BERLIN—Kidney transplant recipients who have iron overload are at increased risk for bacterial infection compared with those who have normal iron levels, according to preliminary results of a Spanish study.
The prospective study also revealed that ferritin levels above 500 ng/mL are associated with a higher risk of death within three years compared to lower ferritin levels.
“We are planning to assess the total body iron stores in kidney-transplant recipients using more accurate parameters such as serum hepcidin levels to confirm the preliminary findings that emerged from this study,” said lead investigator Mario Fernández-Ruiz, MD, of the University Hospital “12 de Octubre” in Madrid, after presenting the results at the 24th International Congress of The Transplantation Society. If the findings are corroborated, “monitoring of serum iron markers may have a role in predicting adverse outcomes after kidney transplantation,” Dr. Fernández-Ruiz said.
The likely link is iron’s important role in the survival and virulence of many potentially pathogenic microorganisms, he noted.
Dr. Fernández-Ruiz and his colleagues focused their analysis on 228 patients who received kidney transplants from November 2008 to February 2011. Their average age was 54.9 years, 60.5% were men and their pre-transplant conditions included glomerulonephritis, diabetic nephropathy, renal polycystosis and hypertensive nephrosclerosis. Just 10 (4.4%) received a living-donor transplant. The mean cold ischemia time was 16.8 hours.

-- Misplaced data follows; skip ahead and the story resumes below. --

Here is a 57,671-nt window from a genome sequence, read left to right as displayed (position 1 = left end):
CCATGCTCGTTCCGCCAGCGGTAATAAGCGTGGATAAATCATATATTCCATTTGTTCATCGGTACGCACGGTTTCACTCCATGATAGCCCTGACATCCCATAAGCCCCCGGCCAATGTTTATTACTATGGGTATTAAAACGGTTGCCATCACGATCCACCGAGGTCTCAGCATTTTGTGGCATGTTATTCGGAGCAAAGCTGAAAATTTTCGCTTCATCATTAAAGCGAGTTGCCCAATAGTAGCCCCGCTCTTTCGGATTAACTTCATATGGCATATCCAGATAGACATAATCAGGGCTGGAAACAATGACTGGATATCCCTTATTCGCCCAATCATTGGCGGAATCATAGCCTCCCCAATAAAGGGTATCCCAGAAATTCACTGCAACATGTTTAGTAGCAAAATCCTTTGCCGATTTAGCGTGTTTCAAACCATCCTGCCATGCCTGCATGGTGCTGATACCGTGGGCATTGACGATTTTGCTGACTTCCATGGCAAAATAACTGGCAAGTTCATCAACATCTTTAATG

Infection occurred in 153 patients (67.1%) after transplantation. Most of the infections (117) were bacterial, but there were 73 cytomegalovirus infections and 17 fungal infections.
Ninety-two subjects (40.4%) had an iron overload, defined as serum ferritin levels above 500 ng/mL at baseline. They had a significantly greater incidence of bacterial infection than patients without iron overload. In adjusted analyses, iron overload was associated with a 41% increased risk of any infection and a 57% increased risk of bacterial infection.
Furthermore, although total iron-binding capacity did not differ significantly between the patients who did and did not have any type of infection, it was significantly lower in those with a bacterial infection compared with those who did not.
The only other factor found to be significantly associated with bacterial infection was acute graft rejection, the researchers reported. Reoperation during the first post-transplant month and poorer graft function at 30 days post-transplant were significantly associated with a higher risk of any type of infection.
Post-transplant infection-free survival was significantly shorter in recipients with iron overload compared with those who did not have iron overload (134 vs. 188 days). Patients with iron overload also had a significantly greater all-cause mortality rate (12.0% vs. 4.4%).